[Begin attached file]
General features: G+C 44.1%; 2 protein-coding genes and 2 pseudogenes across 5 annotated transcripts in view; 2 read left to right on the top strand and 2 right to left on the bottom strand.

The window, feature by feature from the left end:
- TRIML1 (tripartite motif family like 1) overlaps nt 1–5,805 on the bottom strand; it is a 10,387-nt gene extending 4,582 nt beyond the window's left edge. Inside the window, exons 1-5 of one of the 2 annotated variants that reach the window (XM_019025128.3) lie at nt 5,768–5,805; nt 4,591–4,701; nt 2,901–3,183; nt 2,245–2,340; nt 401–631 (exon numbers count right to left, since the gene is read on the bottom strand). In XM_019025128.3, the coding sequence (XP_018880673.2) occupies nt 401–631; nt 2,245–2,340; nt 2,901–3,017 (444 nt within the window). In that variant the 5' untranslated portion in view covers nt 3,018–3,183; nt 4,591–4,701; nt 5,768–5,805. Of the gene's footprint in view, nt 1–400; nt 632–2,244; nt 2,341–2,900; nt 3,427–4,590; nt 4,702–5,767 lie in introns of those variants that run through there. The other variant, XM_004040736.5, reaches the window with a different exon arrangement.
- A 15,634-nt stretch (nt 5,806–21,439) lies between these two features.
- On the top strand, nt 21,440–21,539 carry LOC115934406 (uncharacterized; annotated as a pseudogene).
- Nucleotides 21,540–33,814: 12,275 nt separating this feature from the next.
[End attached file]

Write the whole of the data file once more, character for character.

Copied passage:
General features: G+C 44.1%; 2 protein-coding genes and 2 pseudogenes across 5 annotated transcripts in view; 2 read left to right on the top strand and 2 right to left on the bottom strand.

The window, feature by feature from the left end:
- TRIML1 (tripartite motif family like 1) overlaps nt 1–5,805 on the bottom strand; it is a 10,387-nt gene extending 4,582 nt beyond the window's left edge. Inside the window, exons 1-5 of one of the 2 annotated variants that reach the window (XM_019025128.3) lie at nt 5,768–5,805; nt 4,591–4,701; nt 2,901–3,183; nt 2,245–2,340; nt 401–631 (exon numbers count right to left, since the gene is read on the bottom strand). In XM_019025128.3, the coding sequence (XP_018880673.2) occupies nt 401–631; nt 2,245–2,340; nt 2,901–3,017 (444 nt within the window). In that variant the 5' untranslated portion in view covers nt 3,018–3,183; nt 4,591–4,701; nt 5,768–5,805. Of the gene's footprint in view, nt 1–400; nt 632–2,244; nt 2,341–2,900; nt 3,427–4,590; nt 4,702–5,767 lie in introns of those variants that run through there. The other variant, XM_004040736.5, reaches the window with a different exon arrangement.
- A 15,634-nt stretch (nt 5,806–21,439) lies between these two features.
- On the top strand, nt 21,440–21,539 carry LOC115934406 (uncharacterized; annotated as a pseudogene).
- Nucleotides 21,540–33,814: 12,275 nt separating this feature from the next.